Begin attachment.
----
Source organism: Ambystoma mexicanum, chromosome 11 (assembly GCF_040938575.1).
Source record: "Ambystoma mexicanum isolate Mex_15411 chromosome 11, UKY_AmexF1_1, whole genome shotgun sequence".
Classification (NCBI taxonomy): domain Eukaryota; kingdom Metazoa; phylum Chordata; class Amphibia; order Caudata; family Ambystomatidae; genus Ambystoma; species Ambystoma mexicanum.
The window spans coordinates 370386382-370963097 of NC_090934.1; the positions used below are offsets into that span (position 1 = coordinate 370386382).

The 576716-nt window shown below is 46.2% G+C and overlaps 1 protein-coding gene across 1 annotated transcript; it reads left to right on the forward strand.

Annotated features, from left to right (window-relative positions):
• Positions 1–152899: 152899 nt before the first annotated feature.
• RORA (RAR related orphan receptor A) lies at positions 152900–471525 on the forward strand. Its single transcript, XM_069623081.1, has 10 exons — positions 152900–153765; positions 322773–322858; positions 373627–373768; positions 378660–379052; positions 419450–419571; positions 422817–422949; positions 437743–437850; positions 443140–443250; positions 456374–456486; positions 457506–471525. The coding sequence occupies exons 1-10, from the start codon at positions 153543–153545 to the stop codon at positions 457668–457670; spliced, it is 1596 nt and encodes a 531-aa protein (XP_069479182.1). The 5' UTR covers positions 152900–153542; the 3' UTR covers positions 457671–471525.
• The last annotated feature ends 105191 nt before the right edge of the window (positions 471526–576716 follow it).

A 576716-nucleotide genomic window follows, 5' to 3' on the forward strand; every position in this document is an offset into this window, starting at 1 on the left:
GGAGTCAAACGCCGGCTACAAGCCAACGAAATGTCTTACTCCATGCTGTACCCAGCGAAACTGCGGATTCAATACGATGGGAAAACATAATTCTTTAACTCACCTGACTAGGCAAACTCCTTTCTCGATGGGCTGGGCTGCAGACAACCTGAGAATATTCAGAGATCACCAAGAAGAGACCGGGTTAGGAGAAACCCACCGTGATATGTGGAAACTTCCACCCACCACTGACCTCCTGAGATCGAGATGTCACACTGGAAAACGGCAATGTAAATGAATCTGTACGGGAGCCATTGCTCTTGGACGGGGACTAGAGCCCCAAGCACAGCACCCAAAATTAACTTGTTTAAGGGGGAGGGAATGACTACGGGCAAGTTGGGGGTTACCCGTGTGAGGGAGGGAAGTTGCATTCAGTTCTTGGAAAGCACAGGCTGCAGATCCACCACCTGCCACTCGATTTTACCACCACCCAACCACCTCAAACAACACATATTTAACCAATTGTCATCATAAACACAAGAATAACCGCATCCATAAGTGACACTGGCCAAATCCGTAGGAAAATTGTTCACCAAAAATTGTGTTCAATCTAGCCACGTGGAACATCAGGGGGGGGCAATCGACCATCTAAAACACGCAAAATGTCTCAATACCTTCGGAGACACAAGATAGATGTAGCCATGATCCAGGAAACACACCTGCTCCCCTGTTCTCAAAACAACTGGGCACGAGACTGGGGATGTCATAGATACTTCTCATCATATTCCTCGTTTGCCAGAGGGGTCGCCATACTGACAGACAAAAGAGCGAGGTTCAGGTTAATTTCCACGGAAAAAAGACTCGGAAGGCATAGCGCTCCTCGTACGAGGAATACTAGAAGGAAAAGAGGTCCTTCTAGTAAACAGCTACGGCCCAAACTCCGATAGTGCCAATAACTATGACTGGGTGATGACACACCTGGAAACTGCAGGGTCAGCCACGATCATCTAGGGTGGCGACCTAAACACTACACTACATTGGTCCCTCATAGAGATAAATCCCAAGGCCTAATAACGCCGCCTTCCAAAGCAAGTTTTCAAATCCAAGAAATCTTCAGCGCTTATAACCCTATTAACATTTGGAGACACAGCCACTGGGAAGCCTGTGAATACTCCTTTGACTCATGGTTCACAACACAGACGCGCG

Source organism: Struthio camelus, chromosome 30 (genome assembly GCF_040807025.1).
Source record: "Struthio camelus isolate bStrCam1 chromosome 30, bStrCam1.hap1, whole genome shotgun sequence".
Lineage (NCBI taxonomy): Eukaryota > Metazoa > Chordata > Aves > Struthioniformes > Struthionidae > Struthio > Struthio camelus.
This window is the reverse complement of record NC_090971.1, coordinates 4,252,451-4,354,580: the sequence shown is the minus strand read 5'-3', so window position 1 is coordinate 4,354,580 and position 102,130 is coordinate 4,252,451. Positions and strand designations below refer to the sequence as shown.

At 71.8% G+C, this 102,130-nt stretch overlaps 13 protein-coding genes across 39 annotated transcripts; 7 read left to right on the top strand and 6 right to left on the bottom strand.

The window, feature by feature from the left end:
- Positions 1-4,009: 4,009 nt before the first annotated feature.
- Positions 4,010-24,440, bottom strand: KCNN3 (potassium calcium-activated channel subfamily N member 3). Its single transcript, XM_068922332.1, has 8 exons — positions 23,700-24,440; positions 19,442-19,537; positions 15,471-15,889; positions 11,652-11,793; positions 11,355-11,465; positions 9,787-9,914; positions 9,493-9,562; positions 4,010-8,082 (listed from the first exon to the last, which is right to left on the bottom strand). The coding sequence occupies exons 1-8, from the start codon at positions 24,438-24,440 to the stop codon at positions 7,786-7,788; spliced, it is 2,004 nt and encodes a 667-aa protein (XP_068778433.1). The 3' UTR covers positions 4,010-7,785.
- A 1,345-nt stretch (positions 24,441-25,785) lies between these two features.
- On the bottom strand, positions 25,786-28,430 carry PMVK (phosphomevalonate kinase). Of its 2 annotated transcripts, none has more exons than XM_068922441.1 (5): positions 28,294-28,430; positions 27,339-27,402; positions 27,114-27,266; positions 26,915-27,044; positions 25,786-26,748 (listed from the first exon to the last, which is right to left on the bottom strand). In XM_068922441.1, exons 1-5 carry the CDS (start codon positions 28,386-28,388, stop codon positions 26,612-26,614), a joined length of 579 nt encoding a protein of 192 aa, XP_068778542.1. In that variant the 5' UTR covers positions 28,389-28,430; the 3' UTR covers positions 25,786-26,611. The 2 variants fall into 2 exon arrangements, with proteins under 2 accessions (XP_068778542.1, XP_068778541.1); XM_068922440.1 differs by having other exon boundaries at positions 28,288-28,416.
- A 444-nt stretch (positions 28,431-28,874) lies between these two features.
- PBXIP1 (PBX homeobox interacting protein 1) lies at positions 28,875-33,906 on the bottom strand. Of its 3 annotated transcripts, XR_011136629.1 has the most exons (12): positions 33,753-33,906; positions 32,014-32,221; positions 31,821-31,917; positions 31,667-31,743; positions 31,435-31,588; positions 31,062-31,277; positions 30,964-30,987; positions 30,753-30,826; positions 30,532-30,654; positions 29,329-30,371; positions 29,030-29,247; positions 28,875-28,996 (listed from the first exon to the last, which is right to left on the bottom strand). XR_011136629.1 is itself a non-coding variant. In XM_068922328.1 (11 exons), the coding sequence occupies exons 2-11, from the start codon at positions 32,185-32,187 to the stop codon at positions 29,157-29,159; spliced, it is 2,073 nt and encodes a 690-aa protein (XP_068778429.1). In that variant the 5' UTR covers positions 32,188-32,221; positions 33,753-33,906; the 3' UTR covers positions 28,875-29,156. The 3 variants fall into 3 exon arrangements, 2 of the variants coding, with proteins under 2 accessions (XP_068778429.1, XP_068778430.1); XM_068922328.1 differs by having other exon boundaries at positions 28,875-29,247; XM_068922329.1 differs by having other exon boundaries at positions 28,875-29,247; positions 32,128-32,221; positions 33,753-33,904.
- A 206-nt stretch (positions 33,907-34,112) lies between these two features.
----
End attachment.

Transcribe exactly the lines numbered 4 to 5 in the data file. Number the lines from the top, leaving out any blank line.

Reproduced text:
The window spans coordinates 370386382-370963097 of NC_090934.1; the positions used below are offsets into that span (position 1 = coordinate 370386382).

The 576716-nt window shown below is 46.2% G+C and overlaps 1 protein-coding gene across 1 annotated transcript; it reads left to right on the forward strand.